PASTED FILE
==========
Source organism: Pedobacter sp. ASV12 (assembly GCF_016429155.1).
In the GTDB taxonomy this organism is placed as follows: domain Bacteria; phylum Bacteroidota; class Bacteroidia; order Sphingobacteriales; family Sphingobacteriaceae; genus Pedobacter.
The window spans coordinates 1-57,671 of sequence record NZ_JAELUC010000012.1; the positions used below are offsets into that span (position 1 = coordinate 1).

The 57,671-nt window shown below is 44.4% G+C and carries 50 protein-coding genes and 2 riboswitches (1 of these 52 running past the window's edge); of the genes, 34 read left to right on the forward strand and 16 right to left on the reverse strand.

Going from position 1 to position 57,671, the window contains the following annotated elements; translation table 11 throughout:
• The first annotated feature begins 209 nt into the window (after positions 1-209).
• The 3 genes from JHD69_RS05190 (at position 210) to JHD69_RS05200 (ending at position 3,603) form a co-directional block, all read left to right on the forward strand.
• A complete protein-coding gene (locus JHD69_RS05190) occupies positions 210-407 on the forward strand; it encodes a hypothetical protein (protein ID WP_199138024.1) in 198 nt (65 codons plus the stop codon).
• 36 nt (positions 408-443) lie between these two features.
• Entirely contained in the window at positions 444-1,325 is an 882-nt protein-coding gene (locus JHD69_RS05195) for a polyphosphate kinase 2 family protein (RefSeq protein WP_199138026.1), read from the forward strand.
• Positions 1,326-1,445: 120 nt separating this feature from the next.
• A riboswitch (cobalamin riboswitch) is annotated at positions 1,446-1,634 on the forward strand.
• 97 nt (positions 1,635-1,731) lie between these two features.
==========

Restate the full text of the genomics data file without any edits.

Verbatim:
Source organism: Pedobacter sp. ASV12 (assembly GCF_016429155.1).
In the GTDB taxonomy this organism is placed as follows: domain Bacteria; phylum Bacteroidota; class Bacteroidia; order Sphingobacteriales; family Sphingobacteriaceae; genus Pedobacter.
The window spans coordinates 1-57,671 of sequence record NZ_JAELUC010000012.1; the positions used below are offsets into that span (position 1 = coordinate 1).

The 57,671-nt window shown below is 44.4% G+C and carries 50 protein-coding genes and 2 riboswitches (1 of these 52 running past the window's edge); of the genes, 34 read left to right on the forward strand and 16 right to left on the reverse strand.

Going from position 1 to position 57,671, the window contains the following annotated elements; translation table 11 throughout:
• The first annotated feature begins 209 nt into the window (after positions 1-209).
• The 3 genes from JHD69_RS05190 (at position 210) to JHD69_RS05200 (ending at position 3,603) form a co-directional block, all read left to right on the forward strand.
• A complete protein-coding gene (locus JHD69_RS05190) occupies positions 210-407 on the forward strand; it encodes a hypothetical protein (protein ID WP_199138024.1) in 198 nt (65 codons plus the stop codon).
• 36 nt (positions 408-443) lie between these two features.
• Entirely contained in the window at positions 444-1,325 is an 882-nt protein-coding gene (locus JHD69_RS05195) for a polyphosphate kinase 2 family protein (RefSeq protein WP_199138026.1), read from the forward strand.
• Positions 1,326-1,445: 120 nt separating this feature from the next.
• A riboswitch (cobalamin riboswitch) is annotated at positions 1,446-1,634 on the forward strand.
• 97 nt (positions 1,635-1,731) lie between these two features.